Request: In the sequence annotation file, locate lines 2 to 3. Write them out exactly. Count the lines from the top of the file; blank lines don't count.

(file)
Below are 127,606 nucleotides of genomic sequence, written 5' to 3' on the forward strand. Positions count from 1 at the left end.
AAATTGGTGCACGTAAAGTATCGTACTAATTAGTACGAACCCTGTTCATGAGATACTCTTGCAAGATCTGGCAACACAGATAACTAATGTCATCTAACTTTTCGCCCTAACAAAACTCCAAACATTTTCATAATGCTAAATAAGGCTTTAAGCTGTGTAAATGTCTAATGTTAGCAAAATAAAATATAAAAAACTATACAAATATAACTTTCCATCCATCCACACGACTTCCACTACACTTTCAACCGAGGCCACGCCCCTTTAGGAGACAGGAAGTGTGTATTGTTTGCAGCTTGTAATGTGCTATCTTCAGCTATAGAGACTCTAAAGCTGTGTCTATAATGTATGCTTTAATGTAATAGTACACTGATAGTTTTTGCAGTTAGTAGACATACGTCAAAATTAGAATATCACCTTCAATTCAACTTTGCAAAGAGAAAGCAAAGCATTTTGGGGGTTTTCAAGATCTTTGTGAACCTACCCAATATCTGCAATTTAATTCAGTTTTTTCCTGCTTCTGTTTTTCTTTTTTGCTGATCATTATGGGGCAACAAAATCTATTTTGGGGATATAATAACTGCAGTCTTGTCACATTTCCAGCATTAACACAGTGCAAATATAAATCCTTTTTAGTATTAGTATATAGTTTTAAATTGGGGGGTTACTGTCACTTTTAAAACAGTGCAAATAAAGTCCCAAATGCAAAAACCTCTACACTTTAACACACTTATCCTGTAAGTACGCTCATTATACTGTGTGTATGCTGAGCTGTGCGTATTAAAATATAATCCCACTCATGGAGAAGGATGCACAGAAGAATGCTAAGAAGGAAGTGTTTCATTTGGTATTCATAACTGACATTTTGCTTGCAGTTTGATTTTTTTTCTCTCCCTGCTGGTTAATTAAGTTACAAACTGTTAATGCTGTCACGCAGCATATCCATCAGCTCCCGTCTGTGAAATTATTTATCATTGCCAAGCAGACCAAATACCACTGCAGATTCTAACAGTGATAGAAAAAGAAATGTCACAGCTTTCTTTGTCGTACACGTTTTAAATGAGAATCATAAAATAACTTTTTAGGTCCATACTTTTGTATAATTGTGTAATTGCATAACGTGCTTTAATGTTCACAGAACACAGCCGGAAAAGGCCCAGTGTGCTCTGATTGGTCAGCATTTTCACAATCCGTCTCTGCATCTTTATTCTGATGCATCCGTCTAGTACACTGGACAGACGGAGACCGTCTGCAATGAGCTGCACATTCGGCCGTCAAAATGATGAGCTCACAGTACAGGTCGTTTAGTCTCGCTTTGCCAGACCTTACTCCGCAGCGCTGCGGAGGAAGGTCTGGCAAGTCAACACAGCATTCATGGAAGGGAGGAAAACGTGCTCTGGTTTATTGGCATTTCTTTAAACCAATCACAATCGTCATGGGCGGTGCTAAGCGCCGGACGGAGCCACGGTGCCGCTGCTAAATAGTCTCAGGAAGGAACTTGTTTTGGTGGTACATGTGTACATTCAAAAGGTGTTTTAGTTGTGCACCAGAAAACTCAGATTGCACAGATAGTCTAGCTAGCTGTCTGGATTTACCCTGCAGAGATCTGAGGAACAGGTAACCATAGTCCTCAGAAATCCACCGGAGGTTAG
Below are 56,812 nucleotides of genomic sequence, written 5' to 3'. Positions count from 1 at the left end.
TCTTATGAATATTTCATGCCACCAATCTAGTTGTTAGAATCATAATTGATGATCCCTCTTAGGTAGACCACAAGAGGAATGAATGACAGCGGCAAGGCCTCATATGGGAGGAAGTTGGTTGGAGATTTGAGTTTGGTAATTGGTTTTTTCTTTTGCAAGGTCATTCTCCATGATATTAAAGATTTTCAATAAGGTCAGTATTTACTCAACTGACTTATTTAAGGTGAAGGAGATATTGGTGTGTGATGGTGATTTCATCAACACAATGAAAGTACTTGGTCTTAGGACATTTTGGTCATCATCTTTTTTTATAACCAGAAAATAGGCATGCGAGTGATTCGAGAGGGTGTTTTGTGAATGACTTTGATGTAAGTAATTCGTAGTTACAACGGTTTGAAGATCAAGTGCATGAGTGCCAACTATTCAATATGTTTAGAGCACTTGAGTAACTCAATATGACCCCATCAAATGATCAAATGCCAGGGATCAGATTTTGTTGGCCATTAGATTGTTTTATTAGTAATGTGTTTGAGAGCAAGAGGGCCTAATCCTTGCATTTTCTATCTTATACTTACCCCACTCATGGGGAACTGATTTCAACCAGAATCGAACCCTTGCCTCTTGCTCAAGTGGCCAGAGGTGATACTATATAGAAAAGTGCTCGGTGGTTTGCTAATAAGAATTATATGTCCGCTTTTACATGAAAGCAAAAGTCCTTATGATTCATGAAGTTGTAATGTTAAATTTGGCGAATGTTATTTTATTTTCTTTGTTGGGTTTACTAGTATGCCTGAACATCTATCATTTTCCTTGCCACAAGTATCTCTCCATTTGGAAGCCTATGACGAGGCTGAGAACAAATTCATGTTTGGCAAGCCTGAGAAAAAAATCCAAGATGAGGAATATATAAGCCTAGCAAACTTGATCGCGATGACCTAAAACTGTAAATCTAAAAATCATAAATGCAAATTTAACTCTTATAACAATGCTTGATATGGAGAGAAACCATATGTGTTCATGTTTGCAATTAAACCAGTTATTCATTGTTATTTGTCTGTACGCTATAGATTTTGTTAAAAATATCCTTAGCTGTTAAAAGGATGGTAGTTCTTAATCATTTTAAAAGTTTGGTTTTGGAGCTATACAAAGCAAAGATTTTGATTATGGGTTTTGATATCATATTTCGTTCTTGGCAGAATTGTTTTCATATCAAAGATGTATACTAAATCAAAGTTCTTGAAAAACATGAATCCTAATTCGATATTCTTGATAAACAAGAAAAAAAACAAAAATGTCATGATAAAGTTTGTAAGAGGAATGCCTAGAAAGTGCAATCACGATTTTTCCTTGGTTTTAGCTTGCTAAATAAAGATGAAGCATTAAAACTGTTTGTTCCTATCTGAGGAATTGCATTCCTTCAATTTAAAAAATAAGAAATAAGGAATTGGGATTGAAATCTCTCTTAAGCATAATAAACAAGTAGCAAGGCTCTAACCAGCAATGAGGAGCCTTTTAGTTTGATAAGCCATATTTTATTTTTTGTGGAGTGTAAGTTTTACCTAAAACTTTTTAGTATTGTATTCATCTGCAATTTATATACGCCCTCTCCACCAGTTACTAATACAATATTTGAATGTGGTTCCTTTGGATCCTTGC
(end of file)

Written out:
AAATTGGTGCACGTAAAGTATCGTACTAATTAGTACGAACCCTGTTCATGAGATACTCTTGCAAGATCTGGCAACACAGATAACTAATGTCATCTAACTTTTCGCCCTAACAAAACTCCAAACATTTTCATAATGCTAAATAAGGCTTTAAGCTGTGTAAATGTCTAATGTTAGCAAAATAAAATATAAAAAACTATACAAATATAACTTTCCATCCATCCACACGACTTCCACTACACTTTCAACCGAGGCCACGCCCCTTTAGGAGACAGGAAGTGTGTATTGTTTGCAGCTTGTAATGTGCTATCTTCAGCTATAGAGACTCTAAAGCTGTGTCTATAATGTATGCTTTAATGTAATAGTACACTGATAGTTTTTGCAGTTAGTAGACATACGTCAAAATTAGAATATCACCTTCAATTCAACTTTGCAAAGAGAAAGCAAAGCATTTTGGGGGTTTTCAAGATCTTTGTGAACCTACCCAATATCTGCAATTTAATTCAGTTTTTTCCTGCTTCTGTTTTTCTTTTTTGCTGATCATTATGGGGCAACAAAATCTATTTTGGGGATATAATAACTGCAGTCTTGTCACATTTCCAGCATTAACACAGTGCAAATATAAATCCTTTTTAGTATTAGTATATAGTTTTAAATTGGGGGGTTACTGTCACTTTTAAAACAGTGCAAATAAAGTCCCAAATGCAAAAACCTCTACACTTTAACACACTTATCCTGTAAGTACGCTCATTATACTGTGTGTATGCTGAGCTGTGCGTATTAAAATATAATCCCACTCATGGAGAAGGATGCACAGAAGAATGCTAAGAAGGAAGTGTTTCATTTGGTATTCATAACTGACATTTTGCTTGCAGTTTGATTTTTTTTCTCTCCCTGCTGGTTAATTAAGTTACAAACTGTTAATGCTGTCACGCAGCATATCCATCAGCTCCCGTCTGTGAAATTATTTATCATTGCCAAGCAGACCAAATACCACTGCAGATTCTAACAGTGATAGAAAAAGAAATGTCACAGCTTTCTTTGTCGTACACGTTTTAAATGAGAATCATAAAATAACTTTTTAGGTCCATACTTTTGTATAATTGTGTAATTGCATAACGTGCTTTAATGTTCACAGAACACAGCCGGAAAAGGCCCAGTGTGCTCTGATTGGTCAGCATTTTCACAATCCGTCTCTGCATCTTTATTCTGATGCATCCGTCTAGTACACTGGACAGACGGAGACCGTCTGCAATGAGCTGCACATTCGGCCGTCAAAATGATGAGCTCACAGTACAGGTCGTTTAGTCTCGCTTTGCCAGACCTTACTCCGCAGCGCTGCGGAGGAAGGTCTGGCAAGTCAACACAGCATTCATGGAAGGGAGGAAAACGTGCTCTGGTTTATTGGCATTTCTTTAAACCAATCACAATCGTCATGGGCGGTGCTAAGCGCCGGACGGAGCCACGGTGCCGCTGCTAAATAGTCTCAGGAAGGAACTTGTTTTGGTGGTACATGTGTACATTCAAAAGGTGTTTTAGTTGTGCACCAGAAAACTCAGATTGCACAGATAGTCTAGCTAGCTGTCTGGATTTACCCTGCAGAGATCTGAGGAACAGGTAACCATAGTCCTCAGAAATCCACCGGAGGTTAG
Below are 56,812 nucleotides of genomic sequence, written 5' to 3'. Positions count from 1 at the left end.